Here's a strategy for online video companies trying to take on cable: If you can't beat them, get into their bundles. While you're at it, ask for access to all the same content they get to use.

Talks are reportedly on between Hulu and pay-TV providers to somehow work together and combine their services. Picture the possibility of Hulu powering a cable company's on-demand offering.

The Wall Street Journal first reported on those talks — suggesting possibilities like set-top-box access to Hulu. Or Hulu Plus as a part of a paid-cable bundle.

The Journal reports AT&T, Comcast, Cox, Time Warner and Verizon are all listening to Hulu. That's quite an audience — when you're looking to grow your audience. Meanwhile, a separate development could factor into the future chance of a la carte channel subscriptions.

A writer for Quartz thinks Washington might have a better shot at getting cable's attention than your average customer complaint. Sen. Jay Rockefeller is proposing the Consumer Choice in Online Video Act.

The West Virginia Democrat said his bill "aims to enable the ultimate a la carte—to give consumers the ability to watch the programming they want to watch, when they want to watch it, how they want to watch it, and pay only for what they actually watch." (Via Flickr / SenRockefeller)

Rockefeller chairs the Senate Commerce Committee, so he's got some pull. And he'll likely have the ear of many with this bill. (Via Flickr / SenRockefeller)

Sen. John McCain didn't have as much luck back in May when he proposed a bundle-busting bill aimed at protecting cable consumers. (Via Flickr / Jim Greenhill)

But the Los Angeles Times says Rockefeller's bill faces long odds. "With Rockefeller set to retire after 2014 and no Republicans on board to co-sponsor the bill ... the cable and satellite industries also will lobby hard to make sure no legislation gives [online video] services special treatment."

Still, shifting attention to the discussion could change major broadcast issues such as the way retransmission fees are handled between broadcasters and cable operators. It could also impact the future of services such as Aereo,which offers low-cost, no-cable access to live TV and DVR. Thus far, Aereo has ruffled the feathers of network execs. But one media entrepreneur tells Bloomberg: Too bad. (Via Mediabistro)

SCOTT KURNIT: "The reality is, Aereo is legal, but it is so wildly disruptive to the television business it's got everybody freaking out. Enough said."

BLOOMBERG HOST: "Not enough said. Come on, Scott. You brought it up."

SCOTT KURNIT: "It's clearly legal." 

Rockefeller introduced his bill Tuesday. There's no reported timetable on the rumored Hulu deals with cable companies.

Would Hulu Plus Cable Equal A La Carte Channels?

by Nathan Byrne
0
Transcript
Nov 13, 2013

Would Hulu Plus Cable Equal A La Carte Channels?

(Image source: Hulu)

BY Nathan Byrne

Here's a strategy for online video companies trying to take on cable: If you can't beat them, get into their bundles. While you're at it, ask for access to all the same content they get to use.


Talks are reportedly on between Hulu and pay-TV providers to somehow work together and combine their services. Picture the possibility of Hulu powering a cable company's on-demand offering.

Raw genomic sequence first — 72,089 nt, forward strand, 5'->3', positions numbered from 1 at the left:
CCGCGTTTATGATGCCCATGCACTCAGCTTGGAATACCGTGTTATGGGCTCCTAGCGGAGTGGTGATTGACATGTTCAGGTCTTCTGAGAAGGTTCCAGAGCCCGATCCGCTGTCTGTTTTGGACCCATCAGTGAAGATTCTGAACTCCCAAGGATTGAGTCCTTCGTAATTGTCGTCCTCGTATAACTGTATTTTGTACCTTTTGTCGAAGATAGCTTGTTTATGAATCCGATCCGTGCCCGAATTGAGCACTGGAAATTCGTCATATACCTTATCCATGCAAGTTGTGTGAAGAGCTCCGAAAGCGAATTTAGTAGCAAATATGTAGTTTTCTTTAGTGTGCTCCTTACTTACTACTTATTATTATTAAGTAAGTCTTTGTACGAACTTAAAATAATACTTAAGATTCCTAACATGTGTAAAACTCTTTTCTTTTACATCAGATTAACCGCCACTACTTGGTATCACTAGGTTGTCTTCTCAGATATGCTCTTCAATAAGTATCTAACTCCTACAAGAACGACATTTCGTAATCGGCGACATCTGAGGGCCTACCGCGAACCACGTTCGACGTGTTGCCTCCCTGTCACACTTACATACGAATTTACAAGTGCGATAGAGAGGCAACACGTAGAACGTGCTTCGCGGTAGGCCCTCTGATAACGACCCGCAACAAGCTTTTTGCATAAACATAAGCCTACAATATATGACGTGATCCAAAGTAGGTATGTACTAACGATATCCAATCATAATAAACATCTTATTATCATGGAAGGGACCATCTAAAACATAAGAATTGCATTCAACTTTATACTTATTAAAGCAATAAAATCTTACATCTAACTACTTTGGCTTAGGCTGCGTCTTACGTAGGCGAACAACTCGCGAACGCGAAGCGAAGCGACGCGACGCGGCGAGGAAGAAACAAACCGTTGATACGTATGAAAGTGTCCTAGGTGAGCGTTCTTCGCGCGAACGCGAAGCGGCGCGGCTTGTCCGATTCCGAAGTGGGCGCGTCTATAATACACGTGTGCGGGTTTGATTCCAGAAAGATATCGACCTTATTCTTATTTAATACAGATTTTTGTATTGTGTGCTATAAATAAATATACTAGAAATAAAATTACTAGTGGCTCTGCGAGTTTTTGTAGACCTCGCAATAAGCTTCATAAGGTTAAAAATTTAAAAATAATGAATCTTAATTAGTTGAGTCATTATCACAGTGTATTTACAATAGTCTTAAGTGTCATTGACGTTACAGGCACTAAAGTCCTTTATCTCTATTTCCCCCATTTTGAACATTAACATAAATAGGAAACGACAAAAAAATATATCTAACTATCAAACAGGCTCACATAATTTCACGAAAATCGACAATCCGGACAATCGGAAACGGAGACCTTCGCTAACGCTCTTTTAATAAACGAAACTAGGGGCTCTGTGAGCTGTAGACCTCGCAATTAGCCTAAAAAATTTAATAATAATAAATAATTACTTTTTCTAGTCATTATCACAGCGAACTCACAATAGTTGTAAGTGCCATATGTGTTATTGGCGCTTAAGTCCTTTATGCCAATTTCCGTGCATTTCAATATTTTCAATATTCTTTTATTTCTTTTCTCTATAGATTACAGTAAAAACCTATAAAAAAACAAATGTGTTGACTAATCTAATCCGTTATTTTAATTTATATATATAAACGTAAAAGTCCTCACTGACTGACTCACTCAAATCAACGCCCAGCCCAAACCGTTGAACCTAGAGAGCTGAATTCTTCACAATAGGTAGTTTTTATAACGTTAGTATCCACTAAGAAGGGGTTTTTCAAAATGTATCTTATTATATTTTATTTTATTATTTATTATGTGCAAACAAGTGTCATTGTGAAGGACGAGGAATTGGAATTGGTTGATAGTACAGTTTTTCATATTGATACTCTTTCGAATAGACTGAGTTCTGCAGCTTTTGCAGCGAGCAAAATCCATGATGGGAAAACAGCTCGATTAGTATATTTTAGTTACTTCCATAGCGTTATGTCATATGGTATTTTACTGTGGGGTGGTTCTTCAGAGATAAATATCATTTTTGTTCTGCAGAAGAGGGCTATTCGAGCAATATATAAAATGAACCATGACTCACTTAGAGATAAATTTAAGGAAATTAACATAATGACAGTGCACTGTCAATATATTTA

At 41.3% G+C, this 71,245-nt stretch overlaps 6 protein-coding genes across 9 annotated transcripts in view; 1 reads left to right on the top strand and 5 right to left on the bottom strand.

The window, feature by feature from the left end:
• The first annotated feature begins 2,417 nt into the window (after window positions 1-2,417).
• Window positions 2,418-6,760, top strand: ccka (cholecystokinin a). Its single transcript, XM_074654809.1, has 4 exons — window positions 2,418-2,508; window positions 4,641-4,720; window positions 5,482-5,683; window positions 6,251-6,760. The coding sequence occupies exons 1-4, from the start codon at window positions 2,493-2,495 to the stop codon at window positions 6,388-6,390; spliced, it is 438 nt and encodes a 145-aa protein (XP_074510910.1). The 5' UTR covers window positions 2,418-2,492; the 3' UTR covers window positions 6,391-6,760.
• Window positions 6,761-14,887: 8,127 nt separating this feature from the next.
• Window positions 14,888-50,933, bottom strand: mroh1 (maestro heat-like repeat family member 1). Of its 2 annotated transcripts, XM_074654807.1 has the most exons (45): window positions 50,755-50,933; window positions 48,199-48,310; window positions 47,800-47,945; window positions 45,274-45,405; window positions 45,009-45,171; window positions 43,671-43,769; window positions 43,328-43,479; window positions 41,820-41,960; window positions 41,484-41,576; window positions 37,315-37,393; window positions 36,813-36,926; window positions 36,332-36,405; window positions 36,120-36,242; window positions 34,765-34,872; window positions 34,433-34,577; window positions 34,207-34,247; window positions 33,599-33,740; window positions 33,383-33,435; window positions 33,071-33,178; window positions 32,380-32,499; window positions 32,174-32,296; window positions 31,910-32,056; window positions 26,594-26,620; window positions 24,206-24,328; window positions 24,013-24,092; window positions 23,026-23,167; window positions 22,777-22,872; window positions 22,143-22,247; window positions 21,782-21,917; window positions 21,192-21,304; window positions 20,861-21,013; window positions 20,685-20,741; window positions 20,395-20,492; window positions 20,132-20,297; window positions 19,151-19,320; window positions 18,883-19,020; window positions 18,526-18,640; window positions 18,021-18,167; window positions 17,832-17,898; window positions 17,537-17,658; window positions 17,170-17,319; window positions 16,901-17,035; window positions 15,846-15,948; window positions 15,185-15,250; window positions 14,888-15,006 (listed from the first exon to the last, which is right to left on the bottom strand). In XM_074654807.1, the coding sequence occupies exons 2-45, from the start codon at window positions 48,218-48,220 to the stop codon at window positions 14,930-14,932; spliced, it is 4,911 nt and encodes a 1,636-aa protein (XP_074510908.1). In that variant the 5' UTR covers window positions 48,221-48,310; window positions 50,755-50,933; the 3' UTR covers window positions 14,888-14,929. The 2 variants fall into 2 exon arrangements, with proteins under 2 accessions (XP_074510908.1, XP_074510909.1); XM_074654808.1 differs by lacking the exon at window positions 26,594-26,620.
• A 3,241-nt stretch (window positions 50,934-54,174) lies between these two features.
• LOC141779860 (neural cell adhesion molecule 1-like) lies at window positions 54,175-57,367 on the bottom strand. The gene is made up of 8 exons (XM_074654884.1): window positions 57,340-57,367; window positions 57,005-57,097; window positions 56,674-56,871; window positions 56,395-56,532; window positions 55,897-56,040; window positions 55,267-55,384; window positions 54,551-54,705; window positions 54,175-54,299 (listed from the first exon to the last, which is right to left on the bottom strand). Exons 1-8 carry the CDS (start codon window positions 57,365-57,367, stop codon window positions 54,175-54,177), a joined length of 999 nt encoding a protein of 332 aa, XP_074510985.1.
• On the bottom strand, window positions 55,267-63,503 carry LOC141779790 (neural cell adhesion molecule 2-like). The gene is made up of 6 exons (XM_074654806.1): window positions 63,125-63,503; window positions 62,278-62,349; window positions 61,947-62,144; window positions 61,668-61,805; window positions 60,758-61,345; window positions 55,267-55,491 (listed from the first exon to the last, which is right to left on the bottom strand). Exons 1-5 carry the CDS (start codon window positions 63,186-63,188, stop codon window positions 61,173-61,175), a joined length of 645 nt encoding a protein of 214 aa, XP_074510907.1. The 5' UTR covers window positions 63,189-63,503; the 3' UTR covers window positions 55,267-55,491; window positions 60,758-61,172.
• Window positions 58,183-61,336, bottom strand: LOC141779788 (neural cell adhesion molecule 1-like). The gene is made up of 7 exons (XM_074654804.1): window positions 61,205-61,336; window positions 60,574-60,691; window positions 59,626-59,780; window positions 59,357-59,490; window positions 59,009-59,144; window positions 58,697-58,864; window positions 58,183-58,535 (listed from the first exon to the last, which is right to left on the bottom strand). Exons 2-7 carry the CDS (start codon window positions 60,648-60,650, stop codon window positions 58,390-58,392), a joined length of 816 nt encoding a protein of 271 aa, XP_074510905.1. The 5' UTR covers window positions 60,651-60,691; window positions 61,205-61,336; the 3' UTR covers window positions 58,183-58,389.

The Wall Street Journal first reported on those talks — suggesting possibilities like set-top-box access to Hulu. Or Hulu Plus as a part of a paid-cable bundle.


The Journal reports AT&T, Comcast, Cox, Time Warner and Verizon are all listening to Hulu. That's quite an audience — when you're looking to grow your audience. Meanwhile, a separate development could factor into the future chance of a la carte channel subscriptions.


A writer for Quartz thinks Washington might have a better shot at getting cable's attention than your average customer complaint. Sen. Jay Rockefeller is proposing the Consumer Choice in Online Video Act.


The West Virginia Democrat said his bill "aims to enable the ultimate a la carte—to give consumers the ability to watch the programming they want to watch, when they want to watch it, how they want to watch it, and pay only for what they actually watch." (Via Flickr / SenRockefeller)


Rockefeller chairs the Senate Commerce Committee, so he's got some pull. And he'll likely have the ear of many with this bill. (Via Flickr / SenRockefeller)


Sen. John McCain didn't have as much luck back in May when he proposed a bundle-busting bill aimed at protecting cable consumers. (Via Flickr / Jim Greenhill)


But the Los Angeles Times says Rockefeller's bill faces long odds. "With Rockefeller set to retire after 2014 and no Republicans on board to co-sponsor the bill ... the cable and satellite industries also will lobby hard to make sure no legislation gives [online video] services special treatment."


Still, shifting attention to the discussion could change major broadcast issues such as the way retransmission fees are handled between broadcasters and cable operators. It could also impact the future of services such as Aereo,which offers low-cost, no-cable access to live TV and DVR. Thus far, Aereo has ruffled the feathers of network execs. But one media entrepreneur tells Bloomberg: Too bad. (Via Mediabistro)


SCOTT KURNIT: "The reality is, Aereo is legal, but it is so wildly disruptive to the television business it's got everybody freaking out. Enough said."

BLOOMBERG HOST: "Not enough said. Come on, Scott. You brought it up."

SCOTT KURNIT: "It's clearly legal." 


Rockefeller introduced his bill Tuesday. There's no reported timetable on the rumored Hulu deals with cable companies.

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